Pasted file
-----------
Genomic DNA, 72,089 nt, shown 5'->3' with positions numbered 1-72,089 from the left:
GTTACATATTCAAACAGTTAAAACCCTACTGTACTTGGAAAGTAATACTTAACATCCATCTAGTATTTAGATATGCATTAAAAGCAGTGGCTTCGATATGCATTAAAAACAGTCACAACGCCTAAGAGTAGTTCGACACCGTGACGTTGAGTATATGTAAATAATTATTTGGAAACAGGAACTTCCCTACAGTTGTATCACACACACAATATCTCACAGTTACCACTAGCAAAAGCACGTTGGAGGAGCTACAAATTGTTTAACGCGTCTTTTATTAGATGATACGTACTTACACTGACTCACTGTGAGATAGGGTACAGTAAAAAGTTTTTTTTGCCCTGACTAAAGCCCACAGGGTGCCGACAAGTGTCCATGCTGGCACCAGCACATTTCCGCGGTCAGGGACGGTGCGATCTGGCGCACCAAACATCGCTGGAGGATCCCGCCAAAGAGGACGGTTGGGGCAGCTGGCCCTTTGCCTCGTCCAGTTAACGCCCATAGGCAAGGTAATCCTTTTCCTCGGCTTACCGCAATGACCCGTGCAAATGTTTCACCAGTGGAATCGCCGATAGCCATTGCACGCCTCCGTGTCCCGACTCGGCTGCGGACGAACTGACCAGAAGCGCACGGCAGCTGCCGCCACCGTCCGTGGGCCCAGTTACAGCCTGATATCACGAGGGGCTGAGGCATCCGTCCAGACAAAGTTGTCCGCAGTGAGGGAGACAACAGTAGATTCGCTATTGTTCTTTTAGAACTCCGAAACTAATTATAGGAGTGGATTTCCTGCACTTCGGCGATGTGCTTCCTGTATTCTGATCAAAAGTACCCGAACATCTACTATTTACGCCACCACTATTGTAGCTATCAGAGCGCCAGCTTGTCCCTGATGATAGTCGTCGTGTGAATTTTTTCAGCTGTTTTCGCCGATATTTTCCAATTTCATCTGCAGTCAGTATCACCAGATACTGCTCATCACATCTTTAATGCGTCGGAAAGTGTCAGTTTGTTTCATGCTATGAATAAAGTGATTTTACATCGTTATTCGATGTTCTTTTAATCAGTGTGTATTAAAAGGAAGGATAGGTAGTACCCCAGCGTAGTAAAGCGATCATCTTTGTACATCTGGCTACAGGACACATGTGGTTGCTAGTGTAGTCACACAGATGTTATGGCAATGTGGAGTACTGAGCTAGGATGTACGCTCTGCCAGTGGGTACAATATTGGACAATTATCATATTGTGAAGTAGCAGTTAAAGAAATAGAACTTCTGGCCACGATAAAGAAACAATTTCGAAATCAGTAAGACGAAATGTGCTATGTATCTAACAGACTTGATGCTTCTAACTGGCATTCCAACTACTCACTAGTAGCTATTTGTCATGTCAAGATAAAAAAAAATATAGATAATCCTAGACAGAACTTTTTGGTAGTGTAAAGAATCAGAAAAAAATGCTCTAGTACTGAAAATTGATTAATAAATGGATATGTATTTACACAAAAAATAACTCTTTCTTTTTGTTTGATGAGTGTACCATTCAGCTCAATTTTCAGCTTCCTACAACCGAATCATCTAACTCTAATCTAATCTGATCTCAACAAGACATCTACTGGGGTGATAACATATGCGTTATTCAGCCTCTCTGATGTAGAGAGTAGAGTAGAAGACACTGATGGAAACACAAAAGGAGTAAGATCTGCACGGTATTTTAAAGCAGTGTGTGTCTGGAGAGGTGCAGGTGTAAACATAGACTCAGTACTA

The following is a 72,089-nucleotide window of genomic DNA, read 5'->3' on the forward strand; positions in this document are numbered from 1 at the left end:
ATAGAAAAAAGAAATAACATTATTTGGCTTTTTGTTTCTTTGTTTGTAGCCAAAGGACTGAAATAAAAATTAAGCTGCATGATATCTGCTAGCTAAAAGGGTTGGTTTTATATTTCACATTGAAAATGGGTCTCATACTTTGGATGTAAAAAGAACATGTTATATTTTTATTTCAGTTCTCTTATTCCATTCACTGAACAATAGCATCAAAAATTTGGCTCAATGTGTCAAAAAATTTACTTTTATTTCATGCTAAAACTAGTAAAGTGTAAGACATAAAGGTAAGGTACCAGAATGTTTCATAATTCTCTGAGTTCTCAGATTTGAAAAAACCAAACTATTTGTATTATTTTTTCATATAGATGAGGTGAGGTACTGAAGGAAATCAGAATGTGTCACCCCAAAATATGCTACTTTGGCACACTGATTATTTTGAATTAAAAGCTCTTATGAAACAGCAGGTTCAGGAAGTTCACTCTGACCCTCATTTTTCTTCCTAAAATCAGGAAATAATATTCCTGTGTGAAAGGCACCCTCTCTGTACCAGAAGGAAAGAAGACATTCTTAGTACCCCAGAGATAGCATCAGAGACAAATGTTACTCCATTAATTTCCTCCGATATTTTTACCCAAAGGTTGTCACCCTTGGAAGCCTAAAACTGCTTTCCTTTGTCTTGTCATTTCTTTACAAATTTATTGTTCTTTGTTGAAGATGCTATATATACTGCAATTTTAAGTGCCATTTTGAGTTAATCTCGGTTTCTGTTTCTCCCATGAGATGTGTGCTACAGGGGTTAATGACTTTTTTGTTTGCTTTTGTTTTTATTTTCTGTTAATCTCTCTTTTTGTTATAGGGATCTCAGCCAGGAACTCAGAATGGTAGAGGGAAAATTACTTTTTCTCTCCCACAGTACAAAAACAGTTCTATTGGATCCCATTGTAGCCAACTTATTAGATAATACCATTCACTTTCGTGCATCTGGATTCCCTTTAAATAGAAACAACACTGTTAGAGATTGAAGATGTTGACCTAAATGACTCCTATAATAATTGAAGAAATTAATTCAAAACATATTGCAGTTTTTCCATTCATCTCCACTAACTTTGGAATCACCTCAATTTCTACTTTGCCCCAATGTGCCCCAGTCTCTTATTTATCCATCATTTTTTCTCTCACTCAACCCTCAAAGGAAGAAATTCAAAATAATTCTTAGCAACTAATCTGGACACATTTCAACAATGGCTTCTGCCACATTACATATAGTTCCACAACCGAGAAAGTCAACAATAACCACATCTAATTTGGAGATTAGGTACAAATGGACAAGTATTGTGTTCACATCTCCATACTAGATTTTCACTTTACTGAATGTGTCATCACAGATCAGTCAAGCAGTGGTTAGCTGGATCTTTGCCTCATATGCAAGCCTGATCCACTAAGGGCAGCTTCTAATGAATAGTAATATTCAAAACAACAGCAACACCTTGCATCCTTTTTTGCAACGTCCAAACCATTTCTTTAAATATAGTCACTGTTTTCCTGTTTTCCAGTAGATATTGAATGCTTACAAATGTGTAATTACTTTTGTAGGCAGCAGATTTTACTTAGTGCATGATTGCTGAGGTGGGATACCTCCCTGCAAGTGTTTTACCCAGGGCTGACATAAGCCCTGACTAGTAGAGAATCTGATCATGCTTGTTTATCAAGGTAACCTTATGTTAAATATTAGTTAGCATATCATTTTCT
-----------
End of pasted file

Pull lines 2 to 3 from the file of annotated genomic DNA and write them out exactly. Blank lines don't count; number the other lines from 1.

GTTACATATTCAAACAGTTAAAACCCTACTGTACTTGGAAAGTAATACTTAACATCCATCTAGTATTTAGATATGCATTAAAAGCAGTGGCTTCGATATGCATTAAAAACAGTCACAACGCCTAAGAGTAGTTCGACACCGTGACGTTGAGTATATGTAAATAATTATTTGGAAACAGGAACTTCCCTACAGTTGTATCACACACACAATATCTCACAGTTACCACTAGCAAAAGCACGTTGGAGGAGCTACAAATTGTTTAACGCGTCTTTTATTAGATGATACGTACTTACACTGACTCACTGTGAGATAGGGTACAGTAAAAAGTTTTTTTTGCCCTGACTAAAGCCCACAGGGTGCCGACAAGTGTCCATGCTGGCACCAGCACATTTCCGCGGTCAGGGACGGTGCGATCTGGCGCACCAAACATCGCTGGAGGATCCCGCCAAAGAGGACGGTTGGGGCAGCTGGCCCTTTGCCTCGTCCAGTTAACGCCCATAGGCAAGGTAATCCTTTTCCTCGGCTTACCGCAATGACCCGTGCAAATGTTTCACCAGTGGAATCGCCGATAGCCATTGCACGCCTCCGTGTCCCGACTCGGCTGCGGACGAACTGACCAGAAGCGCACGGCAGCTGCCGCCACCGTCCGTGGGCCCAGTTACAGCCTGATATCACGAGGGGCTGAGGCATCCGTCCAGACAAAGTTGTCCGCAGTGAGGGAGACAACAGTAGATTCGCTATTGTTCTTTTAGAACTCCGAAACTAATTATAGGAGTGGATTTCCTGCACTTCGGCGATGTGCTTCCTGTATTCTGATCAAAAGTACCCGAACATCTACTATTTACGCCACCACTATTGTAGCTATCAGAGCGCCAGCTTGTCCCTGATGATAGTCGTCGTGTGAATTTTTTCAGCTGTTTTCGCCGATATTTTCCAATTTCATCTGCAGTCAGTATCACCAGATACTGCTCATCACATCTTTAATGCGTCGGAAAGTGTCAGTTTGTTTCATGCTATGAATAAAGTGATTTTACATCGTTATTCGATGTTCTTTTAATCAGTGTGTATTAAAAGGAAGGATAGGTAGTACCCCAGCGTAGTAAAGCGATCATCTTTGTACATCTGGCTACAGGACACATGTGGTTGCTAGTGTAGTCACACAGATGTTATGGCAATGTGGAGTACTGAGCTAGGATGTACGCTCTGCCAGTGGGTACAATATTGGACAATTATCATATTGTGAAGTAGCAGTTAAAGAAATAGAACTTCTGGCCACGATAAAGAAACAATTTCGAAATCAGTAAGACGAAATGTGCTATGTATCTAACAGACTTGATGCTTCTAACTGGCATTCCAACTACTCACTAGTAGCTATTTGTCATGTCAAGATAAAAAAAAATATAGATAATCCTAGACAGAACTTTTTGGTAGTGTAAAGAATCAGAAAAAAATGCTCTAGTACTGAAAATTGATTAATAAATGGATATGTATTTACACAAAAAATAACTCTTTCTTTTTGTTTGATGAGTGTACCATTCAGCTCAATTTTCAGCTTCCTACAACCGAATCATCTAACTCTAATCTAATCTGATCTCAACAAGACATCTACTGGGGTGATAACATATGCGTTATTCAGCCTCTCTGATGTAGAGAGTAGAGTAGAAGACACTGATGGAAACACAAAAGGAGTAAGATCTGCACGGTATTTTAAAGCAGTGTGTGTCTGGAGAGGTGCAGGTGTAAACATAGACTCAGTACTA

The following is a 72,089-nucleotide window of genomic DNA, read 5'->3' on the forward strand; positions in this document are numbered from 1 at the left end: